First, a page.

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NBA close to $76 billion deal with national TV broadcasters

Negotiations with Comcast's NBC, Amazon's Prime Video and Disney's ESPN are progressing.

Negotiations with Comcast's NBC, Amazon's Prime Video and Disney's ESPN are progressing.

A close-up image of a basketball.
(Stock image)

The National Basketball Association (NBA) is close to securing national televisions deals with at least three distribution partners that would see well over 100 games offered on broadcast, cable and streaming platforms for much of the next decade.

According to the Wall Street Journal, discussions with Comcast’s NBC, Amazon’s Prime Video and the Walt Disney Company’s ESPN have evolved into advanced negotiations over various national television packages that could earn the NBA as much as $76 billion.

The discussions with NBC could see the broadcaster pay as much as $2.5 billion per year to secure a package of around 100 games per year, the Journal said. Half of the games would stream exclusively on Peacock, Comcast’s direct-to-consumer service, while the rest would be broadcast on NBC.

If Comcast emerges as the winner of the package, it would mark the first time NBC has offered nationally-televised basketball games since 2002, though some regional sports networks owned by Comcast continue to offer locally-televised NBA games in markets like Sacrament, San Francisco, Chicago and Philadelphia.

It would also be a loss for Warner Bros Discovery (WBD), which assumed national television rights from NBC in 2002. Since then, WBD has offered regular season and playoff games on TNT and related cable channels. WBD’s rights to those games expire next year.

WBD is still a contender for some NBA games, should the league choose to carve out a smaller package for the broadcaster. As time goes on, it becomes increasingly unlikely that WBD will retain rights to any NBA games, though it could sublicense them from another broadcaster, depending on the circumstances.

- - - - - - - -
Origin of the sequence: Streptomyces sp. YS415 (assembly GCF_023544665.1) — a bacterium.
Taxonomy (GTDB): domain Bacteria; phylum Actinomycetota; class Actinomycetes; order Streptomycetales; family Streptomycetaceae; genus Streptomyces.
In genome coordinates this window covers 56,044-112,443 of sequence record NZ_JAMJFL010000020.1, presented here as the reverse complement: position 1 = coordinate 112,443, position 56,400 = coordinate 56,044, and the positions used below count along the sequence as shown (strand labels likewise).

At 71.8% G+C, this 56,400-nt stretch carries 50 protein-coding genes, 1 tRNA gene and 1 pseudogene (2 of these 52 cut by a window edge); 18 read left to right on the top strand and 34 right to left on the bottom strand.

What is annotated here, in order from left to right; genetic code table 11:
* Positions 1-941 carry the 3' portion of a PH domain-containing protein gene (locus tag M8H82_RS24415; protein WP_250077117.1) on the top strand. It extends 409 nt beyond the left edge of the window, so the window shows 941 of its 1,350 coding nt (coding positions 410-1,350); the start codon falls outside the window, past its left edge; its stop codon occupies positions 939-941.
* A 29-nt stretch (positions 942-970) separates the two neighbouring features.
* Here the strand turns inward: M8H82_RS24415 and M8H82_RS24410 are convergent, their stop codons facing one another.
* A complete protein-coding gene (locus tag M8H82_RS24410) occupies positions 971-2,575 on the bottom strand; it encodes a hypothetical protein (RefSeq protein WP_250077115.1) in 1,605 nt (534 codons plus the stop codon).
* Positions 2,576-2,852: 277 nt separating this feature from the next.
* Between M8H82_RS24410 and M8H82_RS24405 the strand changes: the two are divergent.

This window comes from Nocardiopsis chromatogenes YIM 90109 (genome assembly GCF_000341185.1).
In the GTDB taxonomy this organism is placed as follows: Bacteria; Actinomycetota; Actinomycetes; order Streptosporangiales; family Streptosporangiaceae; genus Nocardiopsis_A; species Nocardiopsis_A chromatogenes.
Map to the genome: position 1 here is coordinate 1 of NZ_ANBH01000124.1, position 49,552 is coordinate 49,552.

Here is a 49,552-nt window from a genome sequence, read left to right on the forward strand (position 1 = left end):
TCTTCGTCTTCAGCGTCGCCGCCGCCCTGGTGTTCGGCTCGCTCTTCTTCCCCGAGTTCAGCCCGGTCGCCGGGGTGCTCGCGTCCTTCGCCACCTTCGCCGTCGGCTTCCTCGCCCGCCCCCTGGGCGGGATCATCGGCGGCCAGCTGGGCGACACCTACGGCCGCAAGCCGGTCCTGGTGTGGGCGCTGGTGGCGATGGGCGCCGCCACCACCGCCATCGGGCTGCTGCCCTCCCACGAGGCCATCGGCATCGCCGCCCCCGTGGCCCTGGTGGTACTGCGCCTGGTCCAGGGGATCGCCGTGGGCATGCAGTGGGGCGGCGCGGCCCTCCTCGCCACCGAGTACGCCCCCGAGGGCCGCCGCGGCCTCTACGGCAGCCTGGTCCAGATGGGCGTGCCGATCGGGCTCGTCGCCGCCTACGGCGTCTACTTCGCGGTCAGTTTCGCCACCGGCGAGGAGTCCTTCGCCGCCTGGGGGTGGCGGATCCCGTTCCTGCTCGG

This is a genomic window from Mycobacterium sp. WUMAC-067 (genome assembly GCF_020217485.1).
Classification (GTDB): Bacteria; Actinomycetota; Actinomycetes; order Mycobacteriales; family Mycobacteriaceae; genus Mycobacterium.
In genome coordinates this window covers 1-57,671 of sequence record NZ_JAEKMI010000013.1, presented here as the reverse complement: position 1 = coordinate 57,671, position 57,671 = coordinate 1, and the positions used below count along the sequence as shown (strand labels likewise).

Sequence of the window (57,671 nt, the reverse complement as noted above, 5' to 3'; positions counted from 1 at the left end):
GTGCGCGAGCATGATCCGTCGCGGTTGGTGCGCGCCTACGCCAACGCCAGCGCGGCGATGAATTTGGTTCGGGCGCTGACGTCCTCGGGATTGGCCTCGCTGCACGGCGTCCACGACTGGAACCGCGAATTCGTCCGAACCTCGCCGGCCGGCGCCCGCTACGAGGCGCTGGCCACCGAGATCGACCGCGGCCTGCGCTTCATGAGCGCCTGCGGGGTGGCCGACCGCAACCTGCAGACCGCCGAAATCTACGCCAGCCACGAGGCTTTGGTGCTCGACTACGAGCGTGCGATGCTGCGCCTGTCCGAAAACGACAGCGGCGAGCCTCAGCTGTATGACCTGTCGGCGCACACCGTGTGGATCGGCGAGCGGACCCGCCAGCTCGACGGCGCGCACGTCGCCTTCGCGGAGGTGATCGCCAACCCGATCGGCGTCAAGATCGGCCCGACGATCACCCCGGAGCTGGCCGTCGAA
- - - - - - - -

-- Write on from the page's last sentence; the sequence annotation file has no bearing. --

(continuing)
Amazon’s Prime Video is nearing a $1.8 billion deal that would give it rights to regular season and playoff games, a package that largely resembles the rights WBD currently holds. The package would also include the NBA’s “play-in” games that determine the seventh and eighth seed in the playoff tournament, and would allow Prime Video to have national distribution rights to some conference finals in rotation with other media partners, the Journal said.

Disney’s ESPN would retain the national distribution rights to some playoff games as well as the NBA Finals, according to the Journal. The package would involve substantially fewer regular-season games than what ESPN currently airs, but would include digital distribution rights, so ESPN could stream the games on its own Internet-based services, including a new one that is set to launch in 2025.

If those agreements go through, the NBA stands to gain $76 billion over the course of 11 years. The rights would activate with the 2025-26 basketball season and last through the mid-2030s.

The package could also devalue Venu Sports, a forthcoming streaming service that ESPN and TNT Sports are developing through a joint venture that includes Fox Corporation. The service is designed to offer access to broadcast and cable channels from the three programmers, including Fox, ABC, ESPN and TNT, without the burdens of ancillary entertainment and news channels and at a lower price point than the typical cable or satellite TV service.

Venu Sports is predicated on the idea that sports fans have significant access to highly-sought events from top organizations like the NBA, the National Football League (NFL) and Major League Baseball (MLB). But pro-basketball fans might find Venu Sports less-attractive if WBD loses its basketball package to Prime Video.

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About the Author:

Matthew Keys

Matthew Keys is a nationally-recognized, award-winning journalist who has covered the business of media, technology, radio and television for more than 11 years. He is the publisher of The Desk and contributes to Know Techie, Digital Content Next and StreamTV Insider. He previously worked for Thomson Reuters, the Walt Disney Company, McNaughton Newspapers and Tribune Broadcasting.
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